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K. Alexandrakis · January 25, 2016 at 3:12 pm
I personally like this movie very much, and enjoy the interaction between George Raft and Mae West. In real life, they had an affair (1920s) and after that cooled, they became friends for life, keeping in touch until the end of their days. They actually died within a few days of each other, in 1980. I wonder if her little intro, where she says ‘she knew him when’ was ad-libbed. She certainly did know him when!
P.S. I think Raft had a lot of sex appeal, but his mistake was in trying to manage his own career. It’s well known he made some awful choices and turned down roles that were then snapped up by Humphrey Bogart (High Sierra, Casablanca). Not too bright.
Danny · February 16, 2016 at 12:39 pm
Great background on the two. And, yeah, Raft in the right role is great. He just didn’t know how to pick ’em!
Rosemia · September 12, 2017 at 7:10 am
I agree with all you said especially about George’s sex appeal but I am not sure about his not being too bright. I think he could have used some better advice from someone who gave a dam and that certainly was not his wife.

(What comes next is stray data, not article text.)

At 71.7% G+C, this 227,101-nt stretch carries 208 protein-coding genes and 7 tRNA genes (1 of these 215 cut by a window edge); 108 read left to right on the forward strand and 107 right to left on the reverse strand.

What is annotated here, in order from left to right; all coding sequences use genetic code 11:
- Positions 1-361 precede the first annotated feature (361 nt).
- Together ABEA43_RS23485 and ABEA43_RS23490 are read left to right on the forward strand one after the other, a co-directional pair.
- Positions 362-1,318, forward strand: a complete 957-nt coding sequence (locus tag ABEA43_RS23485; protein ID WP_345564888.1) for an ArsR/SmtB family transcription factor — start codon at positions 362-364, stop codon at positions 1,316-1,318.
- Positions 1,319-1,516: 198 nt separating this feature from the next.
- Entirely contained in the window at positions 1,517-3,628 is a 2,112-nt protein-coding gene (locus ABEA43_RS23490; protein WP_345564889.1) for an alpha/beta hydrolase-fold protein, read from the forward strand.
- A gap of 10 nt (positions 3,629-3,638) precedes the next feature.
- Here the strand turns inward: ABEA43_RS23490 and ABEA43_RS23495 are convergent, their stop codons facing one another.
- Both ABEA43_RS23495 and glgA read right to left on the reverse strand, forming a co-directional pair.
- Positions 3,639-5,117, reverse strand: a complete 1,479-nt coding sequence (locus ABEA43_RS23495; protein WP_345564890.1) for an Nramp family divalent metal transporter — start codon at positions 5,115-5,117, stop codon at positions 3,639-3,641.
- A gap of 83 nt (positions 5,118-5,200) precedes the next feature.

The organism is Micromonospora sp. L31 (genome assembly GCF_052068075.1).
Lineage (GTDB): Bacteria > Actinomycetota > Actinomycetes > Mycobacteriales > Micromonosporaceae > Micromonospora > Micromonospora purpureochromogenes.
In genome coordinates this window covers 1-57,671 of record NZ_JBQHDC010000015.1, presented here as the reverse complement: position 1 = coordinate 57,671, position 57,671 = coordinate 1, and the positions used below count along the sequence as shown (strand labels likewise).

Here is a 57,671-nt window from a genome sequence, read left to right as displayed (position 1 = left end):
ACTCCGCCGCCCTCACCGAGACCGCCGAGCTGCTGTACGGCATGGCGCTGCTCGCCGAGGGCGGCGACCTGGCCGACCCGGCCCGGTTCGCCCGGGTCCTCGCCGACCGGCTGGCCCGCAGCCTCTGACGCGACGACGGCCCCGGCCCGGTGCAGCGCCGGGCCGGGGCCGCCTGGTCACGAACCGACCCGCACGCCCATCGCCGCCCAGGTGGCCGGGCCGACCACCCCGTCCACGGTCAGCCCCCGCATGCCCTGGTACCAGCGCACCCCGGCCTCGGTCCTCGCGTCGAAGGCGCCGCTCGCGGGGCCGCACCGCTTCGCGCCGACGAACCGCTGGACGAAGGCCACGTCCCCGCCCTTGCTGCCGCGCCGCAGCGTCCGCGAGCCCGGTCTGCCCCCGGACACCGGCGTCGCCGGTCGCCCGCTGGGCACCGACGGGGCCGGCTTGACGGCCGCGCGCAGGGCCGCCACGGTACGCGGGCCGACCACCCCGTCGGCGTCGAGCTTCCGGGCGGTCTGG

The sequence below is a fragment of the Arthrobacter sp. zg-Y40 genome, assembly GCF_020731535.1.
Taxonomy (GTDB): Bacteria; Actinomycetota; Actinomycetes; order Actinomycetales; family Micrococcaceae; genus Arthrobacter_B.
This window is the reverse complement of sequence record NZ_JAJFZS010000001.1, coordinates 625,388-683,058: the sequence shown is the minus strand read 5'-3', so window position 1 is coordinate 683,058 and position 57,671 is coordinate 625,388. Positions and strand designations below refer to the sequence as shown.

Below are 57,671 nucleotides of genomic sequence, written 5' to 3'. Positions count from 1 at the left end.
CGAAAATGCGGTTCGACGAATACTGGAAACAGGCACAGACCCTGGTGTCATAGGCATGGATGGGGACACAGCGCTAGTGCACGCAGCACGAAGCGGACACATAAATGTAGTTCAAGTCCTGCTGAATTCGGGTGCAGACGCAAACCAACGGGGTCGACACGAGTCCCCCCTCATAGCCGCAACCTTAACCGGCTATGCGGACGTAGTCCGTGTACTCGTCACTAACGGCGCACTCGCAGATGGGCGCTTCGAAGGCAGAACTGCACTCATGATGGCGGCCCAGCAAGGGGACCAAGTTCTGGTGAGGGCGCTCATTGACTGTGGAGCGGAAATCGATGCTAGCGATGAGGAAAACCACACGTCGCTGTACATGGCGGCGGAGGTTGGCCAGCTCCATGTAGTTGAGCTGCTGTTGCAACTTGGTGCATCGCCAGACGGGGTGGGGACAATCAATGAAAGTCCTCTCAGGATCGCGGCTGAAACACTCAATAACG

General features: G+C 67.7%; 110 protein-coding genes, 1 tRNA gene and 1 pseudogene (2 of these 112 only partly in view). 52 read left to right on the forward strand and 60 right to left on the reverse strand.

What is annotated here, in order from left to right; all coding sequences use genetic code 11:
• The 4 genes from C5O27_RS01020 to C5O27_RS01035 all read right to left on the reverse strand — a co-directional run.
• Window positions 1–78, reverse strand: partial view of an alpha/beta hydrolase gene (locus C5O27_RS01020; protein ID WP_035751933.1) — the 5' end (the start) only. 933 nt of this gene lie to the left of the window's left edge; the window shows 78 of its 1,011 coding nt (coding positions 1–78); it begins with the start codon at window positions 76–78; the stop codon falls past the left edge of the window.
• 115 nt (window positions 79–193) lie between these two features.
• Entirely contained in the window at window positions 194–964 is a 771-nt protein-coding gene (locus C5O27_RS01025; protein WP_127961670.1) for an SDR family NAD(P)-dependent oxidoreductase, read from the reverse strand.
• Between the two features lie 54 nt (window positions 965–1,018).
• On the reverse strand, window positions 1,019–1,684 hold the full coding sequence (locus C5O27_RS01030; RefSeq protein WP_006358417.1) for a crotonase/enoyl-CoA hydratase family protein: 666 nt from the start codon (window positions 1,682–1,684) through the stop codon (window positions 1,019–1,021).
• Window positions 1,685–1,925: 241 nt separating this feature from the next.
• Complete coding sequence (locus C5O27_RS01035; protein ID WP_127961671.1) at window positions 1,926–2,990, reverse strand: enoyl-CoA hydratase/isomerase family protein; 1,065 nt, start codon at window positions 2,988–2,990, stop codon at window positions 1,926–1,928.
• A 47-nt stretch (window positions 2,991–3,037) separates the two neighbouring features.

K. Alexandrakis · September 13, 2017 at 9:04 am
I guess that did sound a bit harsh, and you’re right about the wife he was ‘technically’ married to for decades. His choices were made carefully, for what he thought were good reasons, but risk avoidance caused him to lose some excellent roles. From what I’ve read, he was always afraid if he picked the wrong ones, the public would turn against him, and he’d lose his place in Hollywood. (However, he ended up having a 50-year career.) Check out his 1980 interview on YouTube, made months before he passed away; still sharp as ever at 85 years old, and he clarifies his birth date as September 26, 1895 not 1901.
Rosemia · November 9, 2017 at 7:05 am
I was just on your Pre-Code site looking at all of the male actors names. I was quite confused why George Rafts name is not included. He was in 16 of the movies on your Pre-Code movie list. Five in 1931, 6 in 1932, 3 in 1933 and 2 in 1934. I can write out the list but I’m sure you know them. Just for taking a bath in Night after Night and his dance with Lombard in Bolero (the movie that turned me on to your Pre-Code site) I would think he deserves a mention in the male actor category, don’t you? He may even qualify for a Pre-Code Filmography! Thanks for listening and I would love hear from you.